Fugitive Science: Empiricism and Freedom in Early African American Culture (America and the Long 19th Century) | Black and Blur (consent not to be a single being) | The Lives of Frederick Douglass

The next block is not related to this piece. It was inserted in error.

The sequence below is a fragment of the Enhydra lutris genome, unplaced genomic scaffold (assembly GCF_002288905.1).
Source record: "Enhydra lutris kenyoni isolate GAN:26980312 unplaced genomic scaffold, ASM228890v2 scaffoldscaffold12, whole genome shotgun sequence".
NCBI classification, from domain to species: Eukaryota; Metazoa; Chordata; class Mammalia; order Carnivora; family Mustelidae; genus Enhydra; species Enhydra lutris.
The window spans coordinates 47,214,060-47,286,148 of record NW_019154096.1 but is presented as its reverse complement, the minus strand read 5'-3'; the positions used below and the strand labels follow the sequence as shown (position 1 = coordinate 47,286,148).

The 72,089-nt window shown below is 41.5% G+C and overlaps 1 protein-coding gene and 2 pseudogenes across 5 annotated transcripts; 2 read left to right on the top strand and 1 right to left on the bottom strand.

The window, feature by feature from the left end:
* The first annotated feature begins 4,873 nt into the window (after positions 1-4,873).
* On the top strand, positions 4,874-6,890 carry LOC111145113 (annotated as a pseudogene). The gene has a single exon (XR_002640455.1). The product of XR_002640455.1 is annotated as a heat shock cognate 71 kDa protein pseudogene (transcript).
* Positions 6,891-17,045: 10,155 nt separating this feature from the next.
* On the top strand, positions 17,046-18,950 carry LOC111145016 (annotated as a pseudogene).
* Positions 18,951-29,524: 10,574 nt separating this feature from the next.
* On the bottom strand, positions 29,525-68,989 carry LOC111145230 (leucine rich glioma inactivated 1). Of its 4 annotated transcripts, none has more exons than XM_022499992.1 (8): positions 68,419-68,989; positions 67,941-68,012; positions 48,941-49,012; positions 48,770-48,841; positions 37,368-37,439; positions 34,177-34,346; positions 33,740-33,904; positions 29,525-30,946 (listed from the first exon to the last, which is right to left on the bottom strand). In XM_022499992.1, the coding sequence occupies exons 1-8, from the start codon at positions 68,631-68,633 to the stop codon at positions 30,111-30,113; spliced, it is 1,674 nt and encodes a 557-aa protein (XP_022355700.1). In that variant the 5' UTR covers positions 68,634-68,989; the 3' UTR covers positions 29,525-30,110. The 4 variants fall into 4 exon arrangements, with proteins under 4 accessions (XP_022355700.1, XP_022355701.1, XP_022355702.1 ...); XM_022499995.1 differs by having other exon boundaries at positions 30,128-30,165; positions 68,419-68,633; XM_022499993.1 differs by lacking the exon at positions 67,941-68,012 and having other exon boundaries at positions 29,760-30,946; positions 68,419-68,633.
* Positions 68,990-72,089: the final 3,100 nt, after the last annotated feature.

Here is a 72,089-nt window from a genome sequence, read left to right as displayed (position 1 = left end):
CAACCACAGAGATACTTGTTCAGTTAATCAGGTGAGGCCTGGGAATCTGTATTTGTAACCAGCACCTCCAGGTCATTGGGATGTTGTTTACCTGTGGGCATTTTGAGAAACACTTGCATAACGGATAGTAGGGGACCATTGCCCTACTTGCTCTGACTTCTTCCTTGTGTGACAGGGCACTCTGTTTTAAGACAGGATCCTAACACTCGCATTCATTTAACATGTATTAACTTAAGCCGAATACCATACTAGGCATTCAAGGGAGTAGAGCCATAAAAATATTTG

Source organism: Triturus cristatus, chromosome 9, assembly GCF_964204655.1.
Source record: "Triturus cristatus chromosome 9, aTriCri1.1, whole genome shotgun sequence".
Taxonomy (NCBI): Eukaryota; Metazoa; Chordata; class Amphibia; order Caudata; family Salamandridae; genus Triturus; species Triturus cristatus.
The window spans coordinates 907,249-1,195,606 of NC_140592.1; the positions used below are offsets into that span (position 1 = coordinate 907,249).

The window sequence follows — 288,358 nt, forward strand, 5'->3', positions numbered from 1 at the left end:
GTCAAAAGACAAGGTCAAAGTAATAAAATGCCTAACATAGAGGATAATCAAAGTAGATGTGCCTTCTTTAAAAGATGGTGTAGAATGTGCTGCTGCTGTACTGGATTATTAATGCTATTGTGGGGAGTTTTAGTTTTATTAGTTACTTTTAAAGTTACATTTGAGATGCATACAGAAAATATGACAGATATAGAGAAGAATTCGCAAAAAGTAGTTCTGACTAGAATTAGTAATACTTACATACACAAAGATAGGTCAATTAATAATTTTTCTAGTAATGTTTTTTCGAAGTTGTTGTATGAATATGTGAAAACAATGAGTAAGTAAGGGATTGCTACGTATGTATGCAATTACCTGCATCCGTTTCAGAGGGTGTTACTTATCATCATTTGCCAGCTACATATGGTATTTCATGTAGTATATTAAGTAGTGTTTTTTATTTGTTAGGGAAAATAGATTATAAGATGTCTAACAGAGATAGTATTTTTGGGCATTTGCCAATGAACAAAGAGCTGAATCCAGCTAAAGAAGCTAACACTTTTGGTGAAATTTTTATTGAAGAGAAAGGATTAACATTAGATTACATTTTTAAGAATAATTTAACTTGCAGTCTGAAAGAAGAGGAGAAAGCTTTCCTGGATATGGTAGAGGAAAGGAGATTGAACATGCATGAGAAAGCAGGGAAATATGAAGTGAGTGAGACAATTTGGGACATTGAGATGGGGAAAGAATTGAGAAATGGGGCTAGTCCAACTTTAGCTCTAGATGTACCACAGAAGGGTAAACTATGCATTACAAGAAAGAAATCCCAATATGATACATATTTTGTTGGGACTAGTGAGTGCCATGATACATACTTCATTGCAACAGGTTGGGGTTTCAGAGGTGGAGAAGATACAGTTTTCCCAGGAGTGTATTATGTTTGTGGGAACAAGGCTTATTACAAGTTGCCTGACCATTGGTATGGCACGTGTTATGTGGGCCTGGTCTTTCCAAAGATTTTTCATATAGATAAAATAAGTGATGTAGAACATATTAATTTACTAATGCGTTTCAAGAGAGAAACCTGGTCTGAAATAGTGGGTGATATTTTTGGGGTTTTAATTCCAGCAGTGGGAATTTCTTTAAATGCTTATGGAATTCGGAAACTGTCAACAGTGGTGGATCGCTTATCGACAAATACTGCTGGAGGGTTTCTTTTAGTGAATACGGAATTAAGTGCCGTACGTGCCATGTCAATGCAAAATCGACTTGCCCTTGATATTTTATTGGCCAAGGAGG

Brown's key dramatic protagonists were the "spirit of capitalization"―the unscrupulous double of Max Weber's spirit of capitalism―and the "beautiful slave girl," a light-skinned African American woman on the verge of sale and rape. Brown's unsettling portrayal of these figures unfolded within a riotous patchwork of second-hand texts, upset convention, and provoked the imagination. Could a slippery upstart lay the groundwork for a genuinely interracial society? Could the fetishized image of a not-yet-sold woman hold open the possibility of other destinies? Sanborn's analysis of pastiche and plagiarism adds new depth to the study of nineteenth-century culture and the history of African American literature, suggesting modes of African American writing that extend beyond narratives of necessity and purpose, characterized by the works of Frederick Douglass and others.
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